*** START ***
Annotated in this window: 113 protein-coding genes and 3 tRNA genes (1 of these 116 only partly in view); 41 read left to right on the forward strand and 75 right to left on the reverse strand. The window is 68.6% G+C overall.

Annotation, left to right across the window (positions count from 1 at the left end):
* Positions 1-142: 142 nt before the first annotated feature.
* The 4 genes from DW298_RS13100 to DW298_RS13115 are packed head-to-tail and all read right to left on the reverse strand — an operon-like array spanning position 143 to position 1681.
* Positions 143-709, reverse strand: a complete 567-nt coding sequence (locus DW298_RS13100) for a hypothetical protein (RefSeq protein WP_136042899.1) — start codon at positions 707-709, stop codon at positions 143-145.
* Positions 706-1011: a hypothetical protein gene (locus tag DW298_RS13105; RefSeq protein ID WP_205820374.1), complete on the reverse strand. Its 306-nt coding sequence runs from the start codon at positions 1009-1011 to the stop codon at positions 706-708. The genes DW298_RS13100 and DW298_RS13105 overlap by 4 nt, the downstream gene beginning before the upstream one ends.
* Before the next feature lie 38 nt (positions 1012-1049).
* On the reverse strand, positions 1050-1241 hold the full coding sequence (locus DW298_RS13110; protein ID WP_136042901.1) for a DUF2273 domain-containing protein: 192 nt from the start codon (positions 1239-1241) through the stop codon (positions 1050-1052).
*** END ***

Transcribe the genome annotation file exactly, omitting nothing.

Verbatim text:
Annotated in this window: 113 protein-coding genes and 3 tRNA genes (1 of these 116 only partly in view); 41 read left to right on the forward strand and 75 right to left on the reverse strand. The window is 68.6% G+C overall.

Annotation, left to right across the window (positions count from 1 at the left end):
* Positions 1-142: 142 nt before the first annotated feature.
* The 4 genes from DW298_RS13100 to DW298_RS13115 are packed head-to-tail and all read right to left on the reverse strand — an operon-like array spanning position 143 to position 1681.
* Positions 143-709, reverse strand: a complete 567-nt coding sequence (locus DW298_RS13100) for a hypothetical protein (RefSeq protein WP_136042899.1) — start codon at positions 707-709, stop codon at positions 143-145.
* Positions 706-1011: a hypothetical protein gene (locus tag DW298_RS13105; RefSeq protein ID WP_205820374.1), complete on the reverse strand. Its 306-nt coding sequence runs from the start codon at positions 1009-1011 to the stop codon at positions 706-708. The genes DW298_RS13100 and DW298_RS13105 overlap by 4 nt, the downstream gene beginning before the upstream one ends.
* Before the next feature lie 38 nt (positions 1012-1049).
* On the reverse strand, positions 1050-1241 hold the full coding sequence (locus DW298_RS13110; protein ID WP_136042901.1) for a DUF2273 domain-containing protein: 192 nt from the start codon (positions 1239-1241) through the stop codon (positions 1050-1052).